From the Publisher: We Should All Be so Relieved

0
243
Arnold G. York

We can all rest a little easier now that President Donald Trump and North Korean leader Kim Jong Un have shaken hands and seemingly found in each something they like. We really shouldn’t be surprised because they saw in each other something that was immediately recognizable to both of them and I have five takeaways from this historic meeting:

  1. It’s apparent that their hairstylists must have trained at the same tonsorial institution because both have come away with coiffures that allow them to express their own individuality.
  2. They apparently have the same diet regimen because they are both kind of triangular shaped—sort of broader on the bottom and narrower on the top—and they’ve recognized in each other a weakness for large cheeseburgers.
  3. For both of them, appearance seems to be reality; that is, to look like you’re making progress is enough without going into the nitty gritty details of actually having to do anything.
  4. They certainly both agree that those nasty things they said to each other like dropping nuclear bombs were just a bit of foreplay before they actually met, and those statements are no longer operative.
  5. President Trump apparently made it clear to Kim Jong Un that he is no longer America’s No. 1 enemy now that Trump has finally uncovered American’s real No. 1 enemy: the country of Canada.

•••

Our very conservative, concerned and far-from-enlightened attorney general Jeff Sessions—who weekly, if not often daily, is berated by his boss, the president—seems to be hanging in there apparently to be absolutely certain that no criminal Spanish-speaking child, assuming they are old enough to speak, manages to slip through the net and become an American. The irony of all this is that Trump really does want Sessions to quit so he can appoint a new attorney general who won’t have to recuse himself from the Russia investigation, and then the new AG can fire whomever he wants, Mueller included, assuming of course the senate would confirm a new appointment. The strategy is fairly blatant, although Trump can’t seem to find a first-rate or even second-rate candidate for the jobs in the Justice Department—because everyone knows it’s pretty much career suicide at this point in time to take one of those jobs.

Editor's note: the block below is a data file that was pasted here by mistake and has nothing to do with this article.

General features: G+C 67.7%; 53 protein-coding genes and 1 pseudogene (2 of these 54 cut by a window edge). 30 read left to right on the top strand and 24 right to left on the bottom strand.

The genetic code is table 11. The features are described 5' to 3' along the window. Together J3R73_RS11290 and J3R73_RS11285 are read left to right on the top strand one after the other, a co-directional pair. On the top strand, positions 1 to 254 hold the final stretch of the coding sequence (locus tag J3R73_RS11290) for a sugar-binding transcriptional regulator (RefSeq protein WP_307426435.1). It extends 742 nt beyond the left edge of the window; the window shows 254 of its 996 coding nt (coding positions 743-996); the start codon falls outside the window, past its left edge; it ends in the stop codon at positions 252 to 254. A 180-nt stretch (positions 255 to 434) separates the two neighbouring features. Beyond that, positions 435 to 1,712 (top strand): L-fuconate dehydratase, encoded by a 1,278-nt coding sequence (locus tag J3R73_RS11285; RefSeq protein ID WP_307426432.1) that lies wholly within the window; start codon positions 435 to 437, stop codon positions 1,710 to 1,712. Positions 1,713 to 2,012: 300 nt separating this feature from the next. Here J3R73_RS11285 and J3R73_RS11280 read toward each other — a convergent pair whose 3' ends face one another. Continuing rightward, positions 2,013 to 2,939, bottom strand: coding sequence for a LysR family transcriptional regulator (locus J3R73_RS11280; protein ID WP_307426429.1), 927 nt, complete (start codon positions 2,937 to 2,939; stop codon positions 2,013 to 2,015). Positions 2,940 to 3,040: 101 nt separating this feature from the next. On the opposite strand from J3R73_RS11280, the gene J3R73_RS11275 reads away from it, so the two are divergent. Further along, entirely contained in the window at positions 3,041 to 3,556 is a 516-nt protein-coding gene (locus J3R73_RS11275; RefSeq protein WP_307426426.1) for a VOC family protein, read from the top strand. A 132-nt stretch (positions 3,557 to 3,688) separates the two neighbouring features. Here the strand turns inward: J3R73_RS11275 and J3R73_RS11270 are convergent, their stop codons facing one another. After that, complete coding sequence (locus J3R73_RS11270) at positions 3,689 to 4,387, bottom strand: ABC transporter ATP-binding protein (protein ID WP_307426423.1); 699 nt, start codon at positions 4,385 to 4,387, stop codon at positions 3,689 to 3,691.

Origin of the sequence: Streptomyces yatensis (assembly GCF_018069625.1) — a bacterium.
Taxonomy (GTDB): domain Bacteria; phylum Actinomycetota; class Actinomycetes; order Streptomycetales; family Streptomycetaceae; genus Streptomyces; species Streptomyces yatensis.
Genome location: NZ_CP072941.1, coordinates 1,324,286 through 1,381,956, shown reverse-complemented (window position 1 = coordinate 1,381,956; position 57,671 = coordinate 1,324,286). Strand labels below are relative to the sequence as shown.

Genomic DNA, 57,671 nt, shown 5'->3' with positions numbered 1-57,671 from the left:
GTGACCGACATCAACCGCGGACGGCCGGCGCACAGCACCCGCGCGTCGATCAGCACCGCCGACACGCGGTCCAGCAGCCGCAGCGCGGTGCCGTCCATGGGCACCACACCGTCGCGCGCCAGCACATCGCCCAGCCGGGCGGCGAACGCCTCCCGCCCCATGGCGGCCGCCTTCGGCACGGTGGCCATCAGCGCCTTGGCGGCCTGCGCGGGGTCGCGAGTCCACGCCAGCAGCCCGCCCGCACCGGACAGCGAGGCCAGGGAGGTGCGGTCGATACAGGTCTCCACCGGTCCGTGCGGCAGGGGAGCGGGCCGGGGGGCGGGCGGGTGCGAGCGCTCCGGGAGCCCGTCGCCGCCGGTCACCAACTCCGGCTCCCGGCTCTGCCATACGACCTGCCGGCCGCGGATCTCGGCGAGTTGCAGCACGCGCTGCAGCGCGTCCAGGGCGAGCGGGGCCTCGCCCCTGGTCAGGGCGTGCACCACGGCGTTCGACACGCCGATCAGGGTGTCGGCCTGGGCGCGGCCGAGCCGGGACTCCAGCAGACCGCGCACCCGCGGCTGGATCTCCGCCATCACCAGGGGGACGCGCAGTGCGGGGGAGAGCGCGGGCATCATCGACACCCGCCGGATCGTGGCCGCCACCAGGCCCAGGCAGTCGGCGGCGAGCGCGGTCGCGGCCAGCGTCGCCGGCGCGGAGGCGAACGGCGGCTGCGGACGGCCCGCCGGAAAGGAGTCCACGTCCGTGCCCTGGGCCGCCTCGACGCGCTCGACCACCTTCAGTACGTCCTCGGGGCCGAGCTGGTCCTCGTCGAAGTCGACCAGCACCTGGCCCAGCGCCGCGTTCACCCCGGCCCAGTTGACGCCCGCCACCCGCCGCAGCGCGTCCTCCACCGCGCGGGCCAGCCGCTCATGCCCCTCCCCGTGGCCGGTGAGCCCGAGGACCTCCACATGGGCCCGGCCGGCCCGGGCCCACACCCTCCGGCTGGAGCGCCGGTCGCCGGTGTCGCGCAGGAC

•••

Locally, there is nothing new on the Jefferson Wagner searches. We can only wait and see if the district attorney decides to file charges or not or decides to give it a pass.

•••

The other day I went to the Wells Fargo website created to help customers get refunds in connection with unauthorized accounts and credit cards that were opened in their names, or unauthorized charges made to those accounts. It’s not clear to me who created the website, but what is absolutely clear is that whoever did intended to make it so complex, and demand information so detailed that no one could possibly fill out the form without hiring a CPA to audit all their own bank accounts first. This computerized information is of course readily available to Wells Fargo through their own database, but not available to their customers. The Wells Fargo culture seems to be unchangeable.

•••

The state legislature is trying hard to do something about the housing crisis in California. We simply don’t have enough moderate priced housing anywhere along the entire California coast and the costs of apartments is more than many people can afford. The result is that many young people are leaving the state and for many, the principal reason is that they’re never going to be able to buy a house here in coastal California. The legislature passed a bill that tries to make it easier to build additional dwelling units (called ADUs—also often called Granny flats) on single family lots. Many people locally and all over the state are opposed, although there are many legal and often illegal units already in the market. The state wants to legalize them and get more built. Many local governments have tried to block granny flats. Neighbors often complain and they create all sorts of local regulations to make it very difficult, if not impossible, to build a granny flat. This week, Malibu City Council is dealing with the new statewide granny flat law but, as they say, the devil is in the details. If it costs near as much to build a 900-square-foot granny flat (the legal Malibu limit) as it does to build a 3,500-square-foot house, no one can afford to build the small unit. It’s too early yet to know how the new rules are going to play out financially, but we desperately need some smaller cheaper units so people who work here can also live here.